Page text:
What’s your prior experience?

  • Graduates of any group program with Scratch and Sniff Canine Services are welcome to join the Brain Training Series.
  • If we’ve worked privately to address fear, reactivity or aggression, or you are concerned about your dog’s behaviour, please contact the office prior to registering.
  • If you’ve taken classes elsewhere, please contact the office prior to purchasing the program to ensure it is right for you.
  • This class requires a consistent handler to attend all classes. Pairs of handlers are welcome, but both should come to all classes.

Pricing

Check back soon!

 

Seeing Success

How you define success determines its existence; it doesn’t exist until you learn to see it. Success is critical to dog training, but like the mechanics of training, seeing success is a skill that requires development – both in definition and process. Whether or not a person can acknowledge success and what they expect it to look like has profound implications for the outcome of and commitment to training.

In which scenario is this little person most likely to succeed?

 

Criteria and Success Continue reading Seeing Success

Control Unleashed: Creating a Focused and Confident Dog

CU book coverControl Unleashed is a 7-week program developed by Leslie McDevitt to help dogs who are easily aroused, stressed or shut down. The program, originally developed for competitive sport dogs, has been adapted exclusively to meet the needs of dog owners and their pets at Scratch and Sniff Canine Services. Control Unleashed aims to reduce emotional volatility. Other dogs are the primary distraction/trigger we will focus on in this class, but the skills learned have a broad application.

Continue reading Control Unleashed: Creating a Focused and Confident Dog

Group Training FAQ

Click the arrow to learn more.

I’ve reviewed the Orientation Webinar and want to register for a group class… how do I do that?

Ensure that you are making the correct class selection, and contact the office if you have any questions. Make your purchase from the online store and start booking your program! You’re welcome to send an EMT to info@scratchandsniff.ca if you prefer that to credit card payments in the store. Cash and cheque payments must be received in person prior to your first class.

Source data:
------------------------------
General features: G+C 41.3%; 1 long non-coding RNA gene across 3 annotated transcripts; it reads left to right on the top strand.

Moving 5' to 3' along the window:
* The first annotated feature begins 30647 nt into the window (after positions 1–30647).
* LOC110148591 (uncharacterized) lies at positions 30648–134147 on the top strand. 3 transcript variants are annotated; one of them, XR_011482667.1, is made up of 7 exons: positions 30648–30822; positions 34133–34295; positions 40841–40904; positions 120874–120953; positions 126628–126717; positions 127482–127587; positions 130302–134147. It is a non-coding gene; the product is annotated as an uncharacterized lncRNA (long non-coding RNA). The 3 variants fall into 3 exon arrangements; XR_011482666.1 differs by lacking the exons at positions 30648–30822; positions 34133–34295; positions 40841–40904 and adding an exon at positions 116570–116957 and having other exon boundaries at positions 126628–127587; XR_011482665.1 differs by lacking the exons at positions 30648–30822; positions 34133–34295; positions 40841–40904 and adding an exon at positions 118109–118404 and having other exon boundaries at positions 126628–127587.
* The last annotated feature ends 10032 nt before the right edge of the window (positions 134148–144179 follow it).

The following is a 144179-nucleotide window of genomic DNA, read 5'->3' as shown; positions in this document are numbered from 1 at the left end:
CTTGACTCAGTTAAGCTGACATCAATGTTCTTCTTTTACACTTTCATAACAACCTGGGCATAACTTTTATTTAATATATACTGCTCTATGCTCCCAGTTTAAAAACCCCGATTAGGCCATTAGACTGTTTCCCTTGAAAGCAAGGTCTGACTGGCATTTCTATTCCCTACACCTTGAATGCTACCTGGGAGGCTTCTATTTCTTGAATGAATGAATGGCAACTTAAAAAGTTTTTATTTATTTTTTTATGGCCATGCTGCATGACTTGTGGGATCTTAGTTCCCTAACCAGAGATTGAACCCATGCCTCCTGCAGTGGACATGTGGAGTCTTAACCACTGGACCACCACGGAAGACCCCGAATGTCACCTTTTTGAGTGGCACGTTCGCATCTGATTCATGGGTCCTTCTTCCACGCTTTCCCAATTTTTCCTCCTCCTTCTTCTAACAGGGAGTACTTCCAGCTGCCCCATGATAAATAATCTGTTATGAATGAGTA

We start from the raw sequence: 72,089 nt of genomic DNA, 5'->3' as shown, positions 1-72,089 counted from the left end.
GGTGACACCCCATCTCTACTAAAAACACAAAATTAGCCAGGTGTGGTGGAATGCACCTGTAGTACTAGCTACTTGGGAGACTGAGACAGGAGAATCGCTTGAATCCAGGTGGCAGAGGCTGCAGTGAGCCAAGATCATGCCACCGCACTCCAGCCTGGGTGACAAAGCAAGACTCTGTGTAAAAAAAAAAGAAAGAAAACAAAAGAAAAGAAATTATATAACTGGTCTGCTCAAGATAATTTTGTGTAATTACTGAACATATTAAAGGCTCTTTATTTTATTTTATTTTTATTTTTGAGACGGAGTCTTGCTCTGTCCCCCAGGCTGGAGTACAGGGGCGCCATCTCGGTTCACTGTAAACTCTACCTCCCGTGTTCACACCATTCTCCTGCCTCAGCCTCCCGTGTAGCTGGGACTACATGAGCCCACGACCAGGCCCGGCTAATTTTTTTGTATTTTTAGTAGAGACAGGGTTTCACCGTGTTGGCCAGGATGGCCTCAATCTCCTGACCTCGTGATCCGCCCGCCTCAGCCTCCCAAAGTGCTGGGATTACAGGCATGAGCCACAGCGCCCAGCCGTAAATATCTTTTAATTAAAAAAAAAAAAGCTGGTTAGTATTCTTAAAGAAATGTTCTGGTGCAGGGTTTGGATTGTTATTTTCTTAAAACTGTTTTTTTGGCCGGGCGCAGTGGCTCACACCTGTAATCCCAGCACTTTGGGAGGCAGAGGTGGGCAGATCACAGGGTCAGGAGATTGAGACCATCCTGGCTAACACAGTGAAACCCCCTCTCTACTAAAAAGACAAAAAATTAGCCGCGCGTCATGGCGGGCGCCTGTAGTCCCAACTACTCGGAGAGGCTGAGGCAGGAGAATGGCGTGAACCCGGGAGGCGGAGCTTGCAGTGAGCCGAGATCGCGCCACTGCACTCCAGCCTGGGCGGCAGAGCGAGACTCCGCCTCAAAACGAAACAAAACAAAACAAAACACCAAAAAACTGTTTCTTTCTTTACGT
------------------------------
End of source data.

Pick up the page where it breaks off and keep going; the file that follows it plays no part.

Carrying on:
When is group training the best option?

Group classes are ideal for dogs who are friendly/tolerant of people and other dogs and require training in manners/obedience. (The only exception is any program where behaviour modification is a primary focus.) There is an assortment of training programs offered at Scratch and Sniff Canine Services. The two foundation programs, Puppy Socialization and Life Skills, run in a “modular” enrolment format and are constantly on the calendar (see below). Students may join these classes at any time. Specialty classes are offered routinely and on a rotating basis. Use the drop-down menu to view more information on the program that most interests you.

How do “Mix and Match”/modular classes work?

Click here for full details on how this unique and flexible enrolment works – including booking, cancellation and puppy class age limits.

When do group classes run?

Foundation group classes run constantly in several time slots each week, Monday/Wednesday/Saturday. Viewing the Orientation Webinar is required in advance of joining class. Specialty Class start dates are specified on each webpage.

What happens when the school is closed?

All scheduled closures, for example holidays and continuing education events, will be blocked off on the schedule and noted on the side menu on the webpage.

If there is an unscheduled closure, for example due to extreme weather or illness on the part of the instructor, individuals affected will be contacted. The unique and flexible enrolment format means you’ll always be able to make up classes.

How do I find out more about a program?

You will find detailed descriptions on each program in the Group Class drop down menu in the side menu bar.

Do you offer a guarantee?

In order to remain in compliance with the CCPDT Code of Ethics, I do not offer a guarantee.  A trainer teaches an owner how to train their dog; thus, asking a trainer for a guarantee isn’t asking for a guarantee on training methods, it’s asking for a guarantee on the one’s own behaviour inasmuch as it affects the dog. A guarantee is simply a marketing tactic – buyer beware!

What is the owner’s role in training?

Your role is invaluable! Your job will be to assure that you understand the information given to you and adhere to the training protocols laid out for you and your dog. The most successful owner is engaged, actively listens and assimilates information, asks lots of on-topic questions and requests clarification when necessary, frequently gives and requests feedback, and is overall an active partner in training. I want to work with you to help you and your dog – your dog and I can’t do it without you!

What methods of training do you use in group classes?